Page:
Smile! There is no Right or Wrong Way to Outline a Book


In my last post, I summarized the importance of an outline when ghostwriting a book. Now I answer the question, “How to outline a book.”

The short answer: Any way you want. There is no right or wrong way. If you want to stop reading now, I won’t blame you. All I can do is make suggestions. These will be aimed at nonfiction books, my specialty.

First, do some pre-online work by answering a few questions: What is the story and its premise? Why do I want to write it? Who’s the target audience, and why should they want to read it? What themes do you want to explore? Be as concise as possible. If you can answer each in one sentence, so much the better.

For example, a person might have a memoir in which they overcome a mysterious heart ailment and they want to inspire families not to give up. Or maybe a marketer wants to look ahead and instruct people how to market after coming out of some major worldwide economic crisis.

Next, figure out the general story points. The person with the heart ailment might have three parts (also known as the three-act story arc): life before the heart problem, life during the heart problem, and the recovery process after it. The marketer might have four steps: the world before and during the crisis, his solution, and then show how his methods will work coming out of said crisis.

Within these general points (or acts), figure what details you want to put into them. I would ask Mr. Heart Ailment, what aspects of your life pre-heart ailment do you want to include? What details about the heart ailment should be put in or left out? How did you recover from it? What’s your life like today?

For Mr. Marketer, I’d ask what’s the crisis and how did it affect your target audience? How did people cope during it, what are your provable methods for success?

To help yourself screen details, I recommend what a great many sources suggest: Ask questions starting with who, what, where, when, how, and why. All of my previous questions do so. Here are some others: What do you want to include, and what isn’t necessary? Why do you want to include this info, and why do you want to omit other info? When should this tidbit be included? Where does this anecdote fit best? How can you best illustrate this concept? Who else should be interviewed?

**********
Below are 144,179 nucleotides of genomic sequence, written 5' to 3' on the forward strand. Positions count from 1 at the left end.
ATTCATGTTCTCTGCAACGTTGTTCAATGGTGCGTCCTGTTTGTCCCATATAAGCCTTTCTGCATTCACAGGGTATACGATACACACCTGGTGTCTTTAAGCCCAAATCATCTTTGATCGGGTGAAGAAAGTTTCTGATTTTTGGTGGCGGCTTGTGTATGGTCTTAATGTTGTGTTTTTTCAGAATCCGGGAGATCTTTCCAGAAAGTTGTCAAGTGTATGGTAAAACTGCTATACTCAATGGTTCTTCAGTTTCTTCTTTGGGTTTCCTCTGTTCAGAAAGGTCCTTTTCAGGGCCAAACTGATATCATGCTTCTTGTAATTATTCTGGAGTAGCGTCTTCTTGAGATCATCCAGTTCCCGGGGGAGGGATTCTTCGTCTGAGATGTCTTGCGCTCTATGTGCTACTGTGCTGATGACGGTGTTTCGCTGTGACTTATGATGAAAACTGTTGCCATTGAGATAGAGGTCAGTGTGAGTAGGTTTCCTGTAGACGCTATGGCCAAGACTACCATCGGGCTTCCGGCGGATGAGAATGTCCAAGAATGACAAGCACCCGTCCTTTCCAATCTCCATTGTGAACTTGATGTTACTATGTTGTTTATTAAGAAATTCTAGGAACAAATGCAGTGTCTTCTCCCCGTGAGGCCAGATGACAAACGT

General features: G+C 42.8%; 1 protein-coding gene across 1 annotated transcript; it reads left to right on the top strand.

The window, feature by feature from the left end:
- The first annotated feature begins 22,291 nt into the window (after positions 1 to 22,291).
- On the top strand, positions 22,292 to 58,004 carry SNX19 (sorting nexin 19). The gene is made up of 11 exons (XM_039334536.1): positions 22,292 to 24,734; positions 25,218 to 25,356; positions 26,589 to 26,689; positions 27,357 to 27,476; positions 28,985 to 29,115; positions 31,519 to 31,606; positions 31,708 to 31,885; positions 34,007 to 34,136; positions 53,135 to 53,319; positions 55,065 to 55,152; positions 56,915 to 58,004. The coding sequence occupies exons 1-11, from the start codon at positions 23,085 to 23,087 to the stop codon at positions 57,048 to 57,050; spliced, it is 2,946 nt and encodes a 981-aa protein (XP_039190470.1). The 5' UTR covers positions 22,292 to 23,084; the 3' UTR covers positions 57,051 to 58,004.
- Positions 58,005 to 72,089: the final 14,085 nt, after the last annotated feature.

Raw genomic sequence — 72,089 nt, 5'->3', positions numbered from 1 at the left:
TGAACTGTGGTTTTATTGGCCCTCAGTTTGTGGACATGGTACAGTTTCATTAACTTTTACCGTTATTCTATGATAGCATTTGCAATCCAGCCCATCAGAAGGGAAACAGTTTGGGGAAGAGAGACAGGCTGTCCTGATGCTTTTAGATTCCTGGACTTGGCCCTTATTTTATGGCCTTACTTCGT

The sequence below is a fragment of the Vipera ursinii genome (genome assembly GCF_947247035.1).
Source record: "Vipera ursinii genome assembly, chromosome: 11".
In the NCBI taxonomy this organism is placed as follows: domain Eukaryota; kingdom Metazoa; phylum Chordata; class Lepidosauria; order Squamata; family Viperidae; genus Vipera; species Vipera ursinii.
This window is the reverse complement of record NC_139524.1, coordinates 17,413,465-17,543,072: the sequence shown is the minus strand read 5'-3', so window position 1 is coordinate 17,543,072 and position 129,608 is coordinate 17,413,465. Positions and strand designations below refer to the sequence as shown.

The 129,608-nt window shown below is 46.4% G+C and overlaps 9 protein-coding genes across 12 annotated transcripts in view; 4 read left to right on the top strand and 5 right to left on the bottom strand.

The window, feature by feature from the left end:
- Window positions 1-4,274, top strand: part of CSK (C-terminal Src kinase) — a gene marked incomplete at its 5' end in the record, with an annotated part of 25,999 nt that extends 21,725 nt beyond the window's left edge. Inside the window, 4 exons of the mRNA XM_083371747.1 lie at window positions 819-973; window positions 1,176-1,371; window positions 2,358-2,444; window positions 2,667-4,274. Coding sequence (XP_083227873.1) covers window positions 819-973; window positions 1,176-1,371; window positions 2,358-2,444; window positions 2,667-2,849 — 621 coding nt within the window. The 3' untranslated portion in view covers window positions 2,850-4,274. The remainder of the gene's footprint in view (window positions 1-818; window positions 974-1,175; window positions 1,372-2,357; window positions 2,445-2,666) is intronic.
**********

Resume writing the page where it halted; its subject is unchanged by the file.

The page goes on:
Once you compile all this information, you can start thinking about chapters. Time to ask more questions: What is the point of each chapter? Where does it fit in the general three acts? What is going to happen in each chapter? How long do you want each chapter to be? Why is this piece of info important to the reader?

Mr. Heart Ailment might decide to include chapters about his circumstances and family background that contributed, directly and indirectly, to his heart trouble; how and why his friends, family, co-workers, and medical personnel reacted as they did; what health complications arose, what recovery and rehabilitation he had to undergo, and his triumphant return.

Mr. Marketer might opt for chapters outlining the crisis’ origins and how it affected marketers, his step-by-step solution (each chapter could be a step), and the promised land after the reader follows his steps.

I strongly suggest writing everything out. Remember that an outline is a road map. The more detailed your outline, the clearer the road map will be.

The last step is to step away for a while, then come back and look at your outline with fresh eyes. Does everything still make sense where you have it? Did you forget something? Does something now look like it doesn’t belong?

I understand I’ve written in general terms. Remember, there is no one way to construct an outline. If you’d like to discuss this further and collaborate with a ghostwriter in Newport Beach, contact me.

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